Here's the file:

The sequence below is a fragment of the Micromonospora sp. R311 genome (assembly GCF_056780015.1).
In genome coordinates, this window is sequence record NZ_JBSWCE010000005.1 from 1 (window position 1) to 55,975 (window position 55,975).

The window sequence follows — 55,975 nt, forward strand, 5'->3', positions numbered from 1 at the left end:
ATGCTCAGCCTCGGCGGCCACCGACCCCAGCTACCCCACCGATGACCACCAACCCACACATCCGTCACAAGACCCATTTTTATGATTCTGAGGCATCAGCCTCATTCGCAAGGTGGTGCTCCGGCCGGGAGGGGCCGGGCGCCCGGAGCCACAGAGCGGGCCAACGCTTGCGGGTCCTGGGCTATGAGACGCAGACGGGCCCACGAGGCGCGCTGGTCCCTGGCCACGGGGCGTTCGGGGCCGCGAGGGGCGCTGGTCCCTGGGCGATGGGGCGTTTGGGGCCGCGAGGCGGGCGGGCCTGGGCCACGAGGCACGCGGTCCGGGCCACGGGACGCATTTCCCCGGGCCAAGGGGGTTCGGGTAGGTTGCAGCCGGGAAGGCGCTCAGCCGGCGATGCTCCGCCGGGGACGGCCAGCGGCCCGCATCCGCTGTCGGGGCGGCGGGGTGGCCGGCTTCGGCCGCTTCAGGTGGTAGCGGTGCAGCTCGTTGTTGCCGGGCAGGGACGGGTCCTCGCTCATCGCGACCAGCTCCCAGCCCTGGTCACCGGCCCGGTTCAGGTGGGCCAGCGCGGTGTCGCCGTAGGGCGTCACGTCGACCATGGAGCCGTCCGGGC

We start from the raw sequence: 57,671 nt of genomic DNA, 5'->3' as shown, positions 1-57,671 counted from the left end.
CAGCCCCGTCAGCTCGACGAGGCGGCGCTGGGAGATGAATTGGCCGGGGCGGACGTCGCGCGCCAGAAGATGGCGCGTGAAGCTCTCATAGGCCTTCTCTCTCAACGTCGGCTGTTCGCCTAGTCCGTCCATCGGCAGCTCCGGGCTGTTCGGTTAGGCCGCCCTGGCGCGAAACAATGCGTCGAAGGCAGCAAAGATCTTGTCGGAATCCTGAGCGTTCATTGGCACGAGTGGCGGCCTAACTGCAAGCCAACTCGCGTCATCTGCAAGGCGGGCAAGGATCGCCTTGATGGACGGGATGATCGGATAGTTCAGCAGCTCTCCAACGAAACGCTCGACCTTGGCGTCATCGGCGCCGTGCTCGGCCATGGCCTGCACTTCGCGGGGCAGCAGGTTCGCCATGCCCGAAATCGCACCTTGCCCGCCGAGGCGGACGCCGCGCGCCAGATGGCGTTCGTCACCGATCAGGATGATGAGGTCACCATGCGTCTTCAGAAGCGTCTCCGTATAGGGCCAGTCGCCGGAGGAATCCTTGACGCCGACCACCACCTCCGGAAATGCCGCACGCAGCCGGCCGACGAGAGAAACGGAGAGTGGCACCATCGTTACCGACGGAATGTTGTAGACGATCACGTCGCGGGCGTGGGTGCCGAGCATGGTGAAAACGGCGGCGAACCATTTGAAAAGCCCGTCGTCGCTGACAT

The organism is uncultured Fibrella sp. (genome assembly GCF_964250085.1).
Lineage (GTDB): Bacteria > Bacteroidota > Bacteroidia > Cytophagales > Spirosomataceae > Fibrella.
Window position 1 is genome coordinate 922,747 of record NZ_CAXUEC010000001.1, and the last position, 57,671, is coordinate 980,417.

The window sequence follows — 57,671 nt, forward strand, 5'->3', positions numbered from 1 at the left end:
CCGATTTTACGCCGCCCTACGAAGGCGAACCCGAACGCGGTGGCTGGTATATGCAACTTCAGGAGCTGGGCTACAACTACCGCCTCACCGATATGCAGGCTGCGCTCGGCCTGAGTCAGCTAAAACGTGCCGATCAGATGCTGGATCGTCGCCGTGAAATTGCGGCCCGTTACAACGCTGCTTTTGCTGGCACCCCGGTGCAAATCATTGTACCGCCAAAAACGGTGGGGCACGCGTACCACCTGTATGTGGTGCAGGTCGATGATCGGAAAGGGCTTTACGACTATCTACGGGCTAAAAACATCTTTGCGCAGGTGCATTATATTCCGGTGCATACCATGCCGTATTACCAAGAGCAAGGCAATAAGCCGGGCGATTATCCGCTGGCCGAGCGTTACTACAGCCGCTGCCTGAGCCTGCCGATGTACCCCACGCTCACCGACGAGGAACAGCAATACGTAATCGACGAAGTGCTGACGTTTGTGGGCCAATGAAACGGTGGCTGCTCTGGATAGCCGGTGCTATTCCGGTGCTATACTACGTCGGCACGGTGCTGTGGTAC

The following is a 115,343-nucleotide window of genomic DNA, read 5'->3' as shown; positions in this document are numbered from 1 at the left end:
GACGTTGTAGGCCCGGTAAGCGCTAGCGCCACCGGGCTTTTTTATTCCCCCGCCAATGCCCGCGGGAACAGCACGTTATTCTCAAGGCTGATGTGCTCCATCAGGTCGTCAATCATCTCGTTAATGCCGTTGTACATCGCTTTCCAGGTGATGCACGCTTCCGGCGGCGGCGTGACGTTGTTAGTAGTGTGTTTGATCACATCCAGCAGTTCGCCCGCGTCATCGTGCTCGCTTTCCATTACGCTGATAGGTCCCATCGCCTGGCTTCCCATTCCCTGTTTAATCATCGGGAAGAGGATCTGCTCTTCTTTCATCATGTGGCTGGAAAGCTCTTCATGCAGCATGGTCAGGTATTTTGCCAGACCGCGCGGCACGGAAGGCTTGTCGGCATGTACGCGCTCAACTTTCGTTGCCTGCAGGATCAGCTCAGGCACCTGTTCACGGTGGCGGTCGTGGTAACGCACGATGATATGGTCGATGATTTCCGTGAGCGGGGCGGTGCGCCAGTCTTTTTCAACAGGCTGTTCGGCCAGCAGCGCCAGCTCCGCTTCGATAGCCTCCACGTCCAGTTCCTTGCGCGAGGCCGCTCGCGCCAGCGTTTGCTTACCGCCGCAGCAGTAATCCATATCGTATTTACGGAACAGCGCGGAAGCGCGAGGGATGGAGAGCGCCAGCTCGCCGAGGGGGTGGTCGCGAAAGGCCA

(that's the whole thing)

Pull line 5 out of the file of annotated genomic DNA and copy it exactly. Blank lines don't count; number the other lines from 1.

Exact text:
We start from the raw sequence: 57,671 nt of genomic DNA, 5'->3' as shown, positions 1-57,671 counted from the left end.